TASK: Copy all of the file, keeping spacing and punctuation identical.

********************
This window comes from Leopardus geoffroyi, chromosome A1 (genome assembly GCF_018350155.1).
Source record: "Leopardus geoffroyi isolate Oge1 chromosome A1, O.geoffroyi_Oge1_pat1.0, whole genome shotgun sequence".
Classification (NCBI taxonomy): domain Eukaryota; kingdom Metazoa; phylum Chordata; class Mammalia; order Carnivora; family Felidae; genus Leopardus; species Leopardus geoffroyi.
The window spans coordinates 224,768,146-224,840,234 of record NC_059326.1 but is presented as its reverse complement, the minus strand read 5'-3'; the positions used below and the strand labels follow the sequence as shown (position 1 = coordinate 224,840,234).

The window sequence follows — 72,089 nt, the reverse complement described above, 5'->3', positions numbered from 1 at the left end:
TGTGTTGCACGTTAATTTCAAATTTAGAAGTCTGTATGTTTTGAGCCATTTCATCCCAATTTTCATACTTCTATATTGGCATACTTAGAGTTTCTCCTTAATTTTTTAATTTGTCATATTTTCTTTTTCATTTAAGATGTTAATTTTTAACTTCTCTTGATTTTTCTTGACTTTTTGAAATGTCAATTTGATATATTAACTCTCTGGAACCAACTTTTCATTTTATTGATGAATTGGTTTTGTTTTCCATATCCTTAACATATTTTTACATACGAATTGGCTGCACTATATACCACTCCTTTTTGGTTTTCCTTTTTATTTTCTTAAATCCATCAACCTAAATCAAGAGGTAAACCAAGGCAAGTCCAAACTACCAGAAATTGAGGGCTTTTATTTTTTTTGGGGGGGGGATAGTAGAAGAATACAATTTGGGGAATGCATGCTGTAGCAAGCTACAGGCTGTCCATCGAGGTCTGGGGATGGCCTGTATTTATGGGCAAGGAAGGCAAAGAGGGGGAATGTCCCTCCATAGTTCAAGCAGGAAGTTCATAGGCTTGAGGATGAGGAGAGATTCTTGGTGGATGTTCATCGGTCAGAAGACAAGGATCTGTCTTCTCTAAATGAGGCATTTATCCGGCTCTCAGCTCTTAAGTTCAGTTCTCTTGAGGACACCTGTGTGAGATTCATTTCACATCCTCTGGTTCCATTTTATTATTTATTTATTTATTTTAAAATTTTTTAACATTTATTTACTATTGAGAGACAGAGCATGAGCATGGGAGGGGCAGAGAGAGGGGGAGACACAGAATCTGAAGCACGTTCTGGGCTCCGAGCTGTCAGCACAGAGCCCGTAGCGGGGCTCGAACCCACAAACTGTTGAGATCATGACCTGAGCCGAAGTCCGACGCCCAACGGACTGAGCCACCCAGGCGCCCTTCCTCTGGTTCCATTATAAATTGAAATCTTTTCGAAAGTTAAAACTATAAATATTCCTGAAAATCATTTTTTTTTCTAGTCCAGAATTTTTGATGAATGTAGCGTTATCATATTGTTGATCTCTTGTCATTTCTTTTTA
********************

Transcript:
This window comes from Leopardus geoffroyi, chromosome A1 (genome assembly GCF_018350155.1).
Source record: "Leopardus geoffroyi isolate Oge1 chromosome A1, O.geoffroyi_Oge1_pat1.0, whole genome shotgun sequence".
Classification (NCBI taxonomy): domain Eukaryota; kingdom Metazoa; phylum Chordata; class Mammalia; order Carnivora; family Felidae; genus Leopardus; species Leopardus geoffroyi.
The window spans coordinates 224,768,146-224,840,234 of record NC_059326.1 but is presented as its reverse complement, the minus strand read 5'-3'; the positions used below and the strand labels follow the sequence as shown (position 1 = coordinate 224,840,234).

The window sequence follows — 72,089 nt, the reverse complement described above, 5'->3', positions numbered from 1 at the left end:
TGTGTTGCACGTTAATTTCAAATTTAGAAGTCTGTATGTTTTGAGCCATTTCATCCCAATTTTCATACTTCTATATTGGCATACTTAGAGTTTCTCCTTAATTTTTTAATTTGTCATATTTTCTTTTTCATTTAAGATGTTAATTTTTAACTTCTCTTGATTTTTCTTGACTTTTTGAAATGTCAATTTGATATATTAACTCTCTGGAACCAACTTTTCATTTTATTGATGAATTGGTTTTGTTTTCCATATCCTTAACATATTTTTACATACGAATTGGCTGCACTATATACCACTCCTTTTTGGTTTTCCTTTTTATTTTCTTAAATCCATCAACCTAAATCAAGAGGTAAACCAAGGCAAGTCCAAACTACCAGAAATTGAGGGCTTTTATTTTTTTTGGGGGGGGGATAGTAGAAGAATACAATTTGGGGAATGCATGCTGTAGCAAGCTACAGGCTGTCCATCGAGGTCTGGGGATGGCCTGTATTTATGGGCAAGGAAGGCAAAGAGGGGGAATGTCCCTCCATAGTTCAAGCAGGAAGTTCATAGGCTTGAGGATGAGGAGAGATTCTTGGTGGATGTTCATCGGTCAGAAGACAAGGATCTGTCTTCTCTAAATGAGGCATTTATCCGGCTCTCAGCTCTTAAGTTCAGTTCTCTTGAGGACACCTGTGTGAGATTCATTTCACATCCTCTGGTTCCATTTTATTATTTATTTATTTATTTTAAAATTTTTTAACATTTATTTACTATTGAGAGACAGAGCATGAGCATGGGAGGGGCAGAGAGAGGGGGAGACACAGAATCTGAAGCACGTTCTGGGCTCCGAGCTGTCAGCACAGAGCCCGTAGCGGGGCTCGAACCCACAAACTGTTGAGATCATGACCTGAGCCGAAGTCCGACGCCCAACGGACTGAGCCACCCAGGCGCCCTTCCTCTGGTTCCATTATAAATTGAAATCTTTTCGAAAGTTAAAACTATAAATATTCCTGAAAATCATTTTTTTTTCTAGTCCAGAATTTTTGATGAATGTAGCGTTATCATATTGTTGATCTCTTGTCATTTCTTTTTA